There is little doubt that never has democracy been so alive and vibrant in Malawi like presently. The country’s president, Professor Arthur Peter Mutharika, widely considered a Pan-Africanist, has a captivating political journey and a wealth of knowledge and experience in this regard.
Malawi, often described as a donor-dependent nation, poor and plagued by corruption, found itself at a crossroads when, in 2014, it had to choose between going backwards to an era where the entire economy was bankrupted by previous regimes for the benefit of a few, or stick to an economic recovery plan, that could allow the country to ‘stand on its own feet’ once and for all.
It is no secret that Mutharika inherited a completely bankrupt state, owning to the infamous Cash-Gate scandal where graft, corruption and cronyism were the order of the day. Widespread corruption had indeed put Malawi on the brink of collapse, and the nation was on its way to become another typical failed state, as a result of the avalanche of limitless political and financial greed. Re-establishing the moral-fibre of the Malawian governance structures has been central to Mutharika’s four-year presidency, as he was faced with the laborious task of shifting negative perceptions amongst the population and ensuring that the government regains its credibility, legitimacy and -more importantly- the trust of the Malawian people.
But what was even more assiduously demanding for Mutharika was to reclaim a government that was entrenched in moral paucity. Admittedly, the tentacles of corruption had tainted various organs of the state, the media, civil society and even the judiciary. Before Mutharika came into power, civil society organisations were unable to account for 90% of donor aid that they had received in order to alleviate poverty, which resulted in the politicisation of corruption in the country. The Mutharika administration worked tirelessly to turn things around in that respect. Mutharika put stringent measures in place, in order to ensure that the legal apparatus works properly and those responsible for any kind of malfeasance would be held accountable. ‘Integrity units’ were subsequently established and new laws and stipulations were enacted, so as to make it extremely difficult to steal money from the government. Within this operational framework, new law enforcement agencies were created, as well as an anti-corruption unit, which works independently -along with the financial intelligence unit and the Director of public prosecutions. The results speak for themselves.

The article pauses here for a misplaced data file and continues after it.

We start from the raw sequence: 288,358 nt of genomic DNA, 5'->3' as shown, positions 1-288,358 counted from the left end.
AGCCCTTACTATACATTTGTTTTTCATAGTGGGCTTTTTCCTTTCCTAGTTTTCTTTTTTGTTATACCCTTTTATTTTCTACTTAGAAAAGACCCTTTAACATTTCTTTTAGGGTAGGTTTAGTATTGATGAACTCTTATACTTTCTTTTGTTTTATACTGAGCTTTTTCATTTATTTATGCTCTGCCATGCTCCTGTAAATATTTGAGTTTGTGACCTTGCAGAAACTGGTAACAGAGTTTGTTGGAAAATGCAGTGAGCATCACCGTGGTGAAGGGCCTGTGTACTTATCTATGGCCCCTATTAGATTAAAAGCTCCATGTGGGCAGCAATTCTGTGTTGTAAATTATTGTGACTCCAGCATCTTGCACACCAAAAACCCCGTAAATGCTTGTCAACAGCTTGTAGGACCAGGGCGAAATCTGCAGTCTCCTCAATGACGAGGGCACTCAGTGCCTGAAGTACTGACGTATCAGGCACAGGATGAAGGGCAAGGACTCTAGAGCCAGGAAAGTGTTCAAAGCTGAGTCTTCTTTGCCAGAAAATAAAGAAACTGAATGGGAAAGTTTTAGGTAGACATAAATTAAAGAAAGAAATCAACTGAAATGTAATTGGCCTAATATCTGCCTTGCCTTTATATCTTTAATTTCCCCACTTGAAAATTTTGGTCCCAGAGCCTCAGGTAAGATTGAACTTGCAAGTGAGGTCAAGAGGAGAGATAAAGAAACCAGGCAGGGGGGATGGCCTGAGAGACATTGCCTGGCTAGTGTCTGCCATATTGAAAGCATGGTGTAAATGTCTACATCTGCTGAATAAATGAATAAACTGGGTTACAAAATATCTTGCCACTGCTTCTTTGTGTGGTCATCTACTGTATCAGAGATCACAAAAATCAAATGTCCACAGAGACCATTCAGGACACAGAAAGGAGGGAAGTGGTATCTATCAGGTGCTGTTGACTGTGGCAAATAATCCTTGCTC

‘What results’ some spiteful individuals may vociferate. Well, contrary to certain demagogical, malicious comments, Malawi’s economic outlook is actually quite favorable. Economic growth is projected to reach about 5 percent in 2019 supported by a rebound in agriculture and some improvement in electricity generation. Over the medium-term, growth could rise further to 6-7 percent, driven by infrastructure projects—including electricity generation—crop diversification, greater access to finance, and an improved business climate. Inflation is expected to ease to around 8 percent at end-2019 and gradually converge to 5 percent over the medium term.
Additionally, performance under the IMF program has been very satisfactory. Monetary policy continues to focus on maintaining single-digit inflation. The banking system’s resilience is improving as reflected in reduced non-performing loans and increased provisioning. Credit to the private sector has also increased. The newly adopted RBM Act has enhanced the RBM’s autonomy. Moreover, the authorities have an ambitious plan for infrastructure projects that aims to support sustainable growth and poverty reduction. Strengthening public investment management—including through rigorous prioritization of projects and an improved project management framework—as well as oversight and monitoring of state-owned enterprises and other parastatals is the government’s next goal. Don’t take my word for it; take the IMF’s.
More importantly, Malawi proved that it is a genuine democracy and perhaps way more advanced in this aspect than some of its neighbors. Mutharika’s governing philosophy has been guided by his experiential background, transparency and sheer hard work. Indeed, since becoming President, Mutharika has tirelessly sought to tackle corruption, improve governance and ensure regulatory and fiscal compliance.
This presidential ambition and the new ‘can do’ approach that has accompanied it, has had a perceptible impact on how the state functions – including in its interface with domestic and foreign businesses. His passion and zeal to end wasteful government spending, curb corruption and improve public service delivery, has endeared him not just with the low-income Malawians but also many others in the region. Mutharika’s concept framework for constructive engagement, his decisiveness and inclusive mindset have managed to facilitate the emergence of a governing style that leverages diverse strengths, cultivates innovation, and ultimately becomes part of the cultural change that is needed, in order (for a country) to overcome its biggest challenges.
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